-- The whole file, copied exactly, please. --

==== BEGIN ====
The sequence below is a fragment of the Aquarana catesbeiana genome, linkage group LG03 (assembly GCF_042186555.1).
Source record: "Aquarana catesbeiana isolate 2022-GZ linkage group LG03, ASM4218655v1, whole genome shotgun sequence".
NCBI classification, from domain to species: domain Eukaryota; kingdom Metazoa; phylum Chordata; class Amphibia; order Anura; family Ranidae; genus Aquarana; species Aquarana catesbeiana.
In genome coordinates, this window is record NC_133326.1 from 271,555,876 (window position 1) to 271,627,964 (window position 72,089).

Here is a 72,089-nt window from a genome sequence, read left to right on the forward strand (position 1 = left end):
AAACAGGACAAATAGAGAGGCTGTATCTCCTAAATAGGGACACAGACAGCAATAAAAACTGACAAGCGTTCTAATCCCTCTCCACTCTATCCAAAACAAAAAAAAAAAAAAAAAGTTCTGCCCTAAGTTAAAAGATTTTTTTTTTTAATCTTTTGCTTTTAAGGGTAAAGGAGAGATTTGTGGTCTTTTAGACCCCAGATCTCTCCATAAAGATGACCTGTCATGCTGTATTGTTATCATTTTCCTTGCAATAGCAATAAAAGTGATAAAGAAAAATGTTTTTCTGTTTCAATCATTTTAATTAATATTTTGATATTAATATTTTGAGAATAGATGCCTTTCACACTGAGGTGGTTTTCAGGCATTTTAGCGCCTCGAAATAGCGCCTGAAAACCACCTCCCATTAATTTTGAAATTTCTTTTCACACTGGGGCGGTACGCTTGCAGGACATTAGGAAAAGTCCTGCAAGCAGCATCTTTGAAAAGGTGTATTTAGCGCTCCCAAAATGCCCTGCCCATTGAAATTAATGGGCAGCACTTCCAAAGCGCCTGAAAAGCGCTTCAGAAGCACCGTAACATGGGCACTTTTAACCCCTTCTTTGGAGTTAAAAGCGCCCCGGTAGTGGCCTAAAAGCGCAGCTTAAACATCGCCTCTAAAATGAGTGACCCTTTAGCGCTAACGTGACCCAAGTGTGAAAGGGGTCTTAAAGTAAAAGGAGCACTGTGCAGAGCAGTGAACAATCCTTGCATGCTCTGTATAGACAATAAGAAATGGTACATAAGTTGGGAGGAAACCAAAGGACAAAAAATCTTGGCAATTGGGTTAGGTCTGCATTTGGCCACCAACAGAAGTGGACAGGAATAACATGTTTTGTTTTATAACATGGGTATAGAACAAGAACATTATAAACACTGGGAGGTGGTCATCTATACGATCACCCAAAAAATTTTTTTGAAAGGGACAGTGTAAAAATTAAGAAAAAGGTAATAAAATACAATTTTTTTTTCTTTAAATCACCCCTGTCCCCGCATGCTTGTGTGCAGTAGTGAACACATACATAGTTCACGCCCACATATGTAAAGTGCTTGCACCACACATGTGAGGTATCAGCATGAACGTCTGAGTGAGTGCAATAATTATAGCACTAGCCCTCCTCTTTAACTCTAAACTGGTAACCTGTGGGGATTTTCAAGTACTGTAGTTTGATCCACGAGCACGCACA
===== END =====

The sequence below is a fragment of the Aquarana catesbeiana genome, linkage group LG03 (assembly GCF_042186555.1).
Source record: "Aquarana catesbeiana isolate 2022-GZ linkage group LG03, ASM4218655v1, whole genome shotgun sequence".
NCBI classification, from domain to species: domain Eukaryota; kingdom Metazoa; phylum Chordata; class Amphibia; order Anura; family Ranidae; genus Aquarana; species Aquarana catesbeiana.
In genome coordinates, this window is record NC_133326.1 from 271,555,876 (window position 1) to 271,627,964 (window position 72,089).

Here is a 72,089-nt window from a genome sequence, read left to right on the forward strand (position 1 = left end):
AAACAGGACAAATAGAGAGGCTGTATCTCCTAAATAGGGACACAGACAGCAATAAAAACTGACAAGCGTTCTAATCCCTCTCCACTCTATCCAAAACAAAAAAAAAAAAAAAAAGTTCTGCCCTAAGTTAAAAGATTTTTTTTTTTAATCTTTTGCTTTTAAGGGTAAAGGAGAGATTTGTGGTCTTTTAGACCCCAGATCTCTCCATAAAGATGACCTGTCATGCTGTATTGTTATCATTTTCCTTGCAATAGCAATAAAAGTGATAAAGAAAAATGTTTTTCTGTTTCAATCATTTTAATTAATATTTTGATATTAATATTTTGAGAATAGATGCCTTTCACACTGAGGTGGTTTTCAGGCATTTTAGCGCCTCGAAATAGCGCCTGAAAACCACCTCCCATTAATTTTGAAATTTCTTTTCACACTGGGGCGGTACGCTTGCAGGACATTAGGAAAAGTCCTGCAAGCAGCATCTTTGAAAAGGTGTATTTAGCGCTCCCAAAATGCCCTGCCCATTGAAATTAATGGGCAGCACTTCCAAAGCGCCTGAAAAGCGCTTCAGAAGCACCGTAACATGGGCACTTTTAACCCCTTCTTTGGAGTTAAAAGCGCCCCGGTAGTGGCCTAAAAGCGCAGCTTAAACATCGCCTCTAAAATGAGTGACCCTTTAGCGCTAACGTGACCCAAGTGTGAAAGGGGTCTTAAAGTAAAAGGAGCACTGTGCAGAGCAGTGAACAATCCTTGCATGCTCTGTATAGACAATAAGAAATGGTACATAAGTTGGGAGGAAACCAAAGGACAAAAAATCTTGGCAATTGGGTTAGGTCTGCATTTGGCCACCAACAGAAGTGGACAGGAATAACATGTTTTGTTTTATAACATGGGTATAGAACAAGAACATTATAAACACTGGGAGGTGGTCATCTATACGATCACCCAAAAAATTTTTTTGAAAGGGACAGTGTAAAAATTAAGAAAAAGGTAATAAAATACAATTTTTTTTTCTTTAAATCACCCCTGTCCCCGCATGCTTGTGTGCAGTAGTGAACACATACATAGTTCACGCCCACATATGTAAAGTGCTTGCACCACACATGTGAGGTATCAGCATGAACGTCTGAGTGAGTGCAATAATTATAGCACTAGCCCTCCTCTTTAACTCTAAACTGGTAACCTGTGGGGATTTTCAAGTACTGTAGTTTGATCCACGAGCACGCACA